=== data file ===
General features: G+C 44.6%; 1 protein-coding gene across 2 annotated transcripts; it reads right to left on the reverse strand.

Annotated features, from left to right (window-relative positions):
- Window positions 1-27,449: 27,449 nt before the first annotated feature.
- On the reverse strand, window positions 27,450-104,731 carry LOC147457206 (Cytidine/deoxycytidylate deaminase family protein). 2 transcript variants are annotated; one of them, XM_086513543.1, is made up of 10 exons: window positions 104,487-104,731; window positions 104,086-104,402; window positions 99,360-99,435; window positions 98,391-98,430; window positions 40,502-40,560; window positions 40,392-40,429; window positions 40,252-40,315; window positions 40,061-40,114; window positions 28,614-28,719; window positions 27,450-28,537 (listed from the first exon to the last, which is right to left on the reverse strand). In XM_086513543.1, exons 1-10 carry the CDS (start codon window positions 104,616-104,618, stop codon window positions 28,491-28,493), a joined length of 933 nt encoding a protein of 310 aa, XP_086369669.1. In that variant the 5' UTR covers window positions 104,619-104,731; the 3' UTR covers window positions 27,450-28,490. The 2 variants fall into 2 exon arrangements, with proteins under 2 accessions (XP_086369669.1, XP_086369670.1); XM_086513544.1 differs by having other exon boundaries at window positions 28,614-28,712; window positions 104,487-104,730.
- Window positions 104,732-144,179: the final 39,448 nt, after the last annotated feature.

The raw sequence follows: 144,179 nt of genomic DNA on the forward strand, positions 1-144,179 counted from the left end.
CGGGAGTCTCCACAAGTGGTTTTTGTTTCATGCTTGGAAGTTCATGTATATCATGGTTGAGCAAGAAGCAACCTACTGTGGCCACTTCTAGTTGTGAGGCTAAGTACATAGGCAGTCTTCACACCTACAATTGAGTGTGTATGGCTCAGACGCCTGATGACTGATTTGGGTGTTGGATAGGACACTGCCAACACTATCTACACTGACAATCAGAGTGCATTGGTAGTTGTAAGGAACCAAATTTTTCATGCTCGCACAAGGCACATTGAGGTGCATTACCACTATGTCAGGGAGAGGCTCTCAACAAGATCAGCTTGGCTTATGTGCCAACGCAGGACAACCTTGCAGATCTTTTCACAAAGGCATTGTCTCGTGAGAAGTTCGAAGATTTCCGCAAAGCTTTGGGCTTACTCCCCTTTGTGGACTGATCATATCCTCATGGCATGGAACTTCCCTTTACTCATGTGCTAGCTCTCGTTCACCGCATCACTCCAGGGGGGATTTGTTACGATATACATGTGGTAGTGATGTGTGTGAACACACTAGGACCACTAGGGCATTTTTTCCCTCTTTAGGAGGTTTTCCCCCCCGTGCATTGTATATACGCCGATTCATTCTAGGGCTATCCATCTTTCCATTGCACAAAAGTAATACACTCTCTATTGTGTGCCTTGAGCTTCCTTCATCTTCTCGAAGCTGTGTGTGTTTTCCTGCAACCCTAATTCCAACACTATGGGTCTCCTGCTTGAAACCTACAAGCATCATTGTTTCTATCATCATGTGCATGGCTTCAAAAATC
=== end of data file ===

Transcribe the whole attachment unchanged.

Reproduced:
General features: G+C 44.6%; 1 protein-coding gene across 2 annotated transcripts; it reads right to left on the reverse strand.

Annotated features, from left to right (window-relative positions):
- Window positions 1-27,449: 27,449 nt before the first annotated feature.
- On the reverse strand, window positions 27,450-104,731 carry LOC147457206 (Cytidine/deoxycytidylate deaminase family protein). 2 transcript variants are annotated; one of them, XM_086513543.1, is made up of 10 exons: window positions 104,487-104,731; window positions 104,086-104,402; window positions 99,360-99,435; window positions 98,391-98,430; window positions 40,502-40,560; window positions 40,392-40,429; window positions 40,252-40,315; window positions 40,061-40,114; window positions 28,614-28,719; window positions 27,450-28,537 (listed from the first exon to the last, which is right to left on the reverse strand). In XM_086513543.1, exons 1-10 carry the CDS (start codon window positions 104,616-104,618, stop codon window positions 28,491-28,493), a joined length of 933 nt encoding a protein of 310 aa, XP_086369669.1. In that variant the 5' UTR covers window positions 104,619-104,731; the 3' UTR covers window positions 27,450-28,490. The 2 variants fall into 2 exon arrangements, with proteins under 2 accessions (XP_086369669.1, XP_086369670.1); XM_086513544.1 differs by having other exon boundaries at window positions 28,614-28,712; window positions 104,487-104,730.
- Window positions 104,732-144,179: the final 39,448 nt, after the last annotated feature.

The raw sequence follows: 144,179 nt of genomic DNA on the forward strand, positions 1-144,179 counted from the left end.
CGGGAGTCTCCACAAGTGGTTTTTGTTTCATGCTTGGAAGTTCATGTATATCATGGTTGAGCAAGAAGCAACCTACTGTGGCCACTTCTAGTTGTGAGGCTAAGTACATAGGCAGTCTTCACACCTACAATTGAGTGTGTATGGCTCAGACGCCTGATGACTGATTTGGGTGTTGGATAGGACACTGCCAACACTATCTACACTGACAATCAGAGTGCATTGGTAGTTGTAAGGAACCAAATTTTTCATGCTCGCACAAGGCACATTGAGGTGCATTACCACTATGTCAGGGAGAGGCTCTCAACAAGATCAGCTTGGCTTATGTGCCAACGCAGGACAACCTTGCAGATCTTTTCACAAAGGCATTGTCTCGTGAGAAGTTCGAAGATTTCCGCAAAGCTTTGGGCTTACTCCCCTTTGTGGACTGATCATATCCTCATGGCATGGAACTTCCCTTTACTCATGTGCTAGCTCTCGTTCACCGCATCACTCCAGGGGGGATTTGTTACGATATACATGTGGTAGTGATGTGTGTGAACACACTAGGACCACTAGGGCATTTTTTCCCTCTTTAGGAGGTTTTCCCCCCCGTGCATTGTATATACGCCGATTCATTCTAGGGCTATCCATCTTTCCATTGCACAAAAGTAATACACTCTCTATTGTGTGCCTTGAGCTTCCTTCATCTTCTCGAAGCTGTGTGTGTTTTCCTGCAACCCTAATTCCAACACTATGGGTCTCCTGCTTGAAACCTACAAGCATCATTGTTTCTATCATCATGTGCATGGCTTCAAAAATC